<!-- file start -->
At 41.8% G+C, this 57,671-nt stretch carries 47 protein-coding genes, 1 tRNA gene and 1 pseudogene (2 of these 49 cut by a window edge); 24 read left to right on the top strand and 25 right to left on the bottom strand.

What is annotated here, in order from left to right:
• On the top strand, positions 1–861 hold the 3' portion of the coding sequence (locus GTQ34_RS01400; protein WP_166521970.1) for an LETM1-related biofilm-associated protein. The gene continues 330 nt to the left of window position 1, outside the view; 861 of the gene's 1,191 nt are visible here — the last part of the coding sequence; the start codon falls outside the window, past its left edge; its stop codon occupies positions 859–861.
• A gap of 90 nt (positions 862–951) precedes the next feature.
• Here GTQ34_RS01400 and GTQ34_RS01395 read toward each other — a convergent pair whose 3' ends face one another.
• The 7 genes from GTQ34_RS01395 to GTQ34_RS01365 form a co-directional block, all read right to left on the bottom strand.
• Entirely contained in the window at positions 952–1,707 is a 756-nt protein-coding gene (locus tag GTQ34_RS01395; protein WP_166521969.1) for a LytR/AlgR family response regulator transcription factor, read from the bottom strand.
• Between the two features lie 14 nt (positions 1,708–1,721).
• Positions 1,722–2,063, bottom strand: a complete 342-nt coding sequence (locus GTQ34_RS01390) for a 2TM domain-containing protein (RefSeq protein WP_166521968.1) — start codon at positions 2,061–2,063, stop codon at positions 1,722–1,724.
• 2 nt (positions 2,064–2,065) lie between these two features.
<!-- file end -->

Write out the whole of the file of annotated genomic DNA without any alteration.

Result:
At 41.8% G+C, this 57,671-nt stretch carries 47 protein-coding genes, 1 tRNA gene and 1 pseudogene (2 of these 49 cut by a window edge); 24 read left to right on the top strand and 25 right to left on the bottom strand.

What is annotated here, in order from left to right:
• On the top strand, positions 1–861 hold the 3' portion of the coding sequence (locus GTQ34_RS01400; protein WP_166521970.1) for an LETM1-related biofilm-associated protein. The gene continues 330 nt to the left of window position 1, outside the view; 861 of the gene's 1,191 nt are visible here — the last part of the coding sequence; the start codon falls outside the window, past its left edge; its stop codon occupies positions 859–861.
• A gap of 90 nt (positions 862–951) precedes the next feature.
• Here GTQ34_RS01400 and GTQ34_RS01395 read toward each other — a convergent pair whose 3' ends face one another.
• The 7 genes from GTQ34_RS01395 to GTQ34_RS01365 form a co-directional block, all read right to left on the bottom strand.
• Entirely contained in the window at positions 952–1,707 is a 756-nt protein-coding gene (locus tag GTQ34_RS01395; protein WP_166521969.1) for a LytR/AlgR family response regulator transcription factor, read from the bottom strand.
• Between the two features lie 14 nt (positions 1,708–1,721).
• Positions 1,722–2,063, bottom strand: a complete 342-nt coding sequence (locus GTQ34_RS01390) for a 2TM domain-containing protein (RefSeq protein WP_166521968.1) — start codon at positions 2,061–2,063, stop codon at positions 1,722–1,724.
• 2 nt (positions 2,064–2,065) lie between these two features.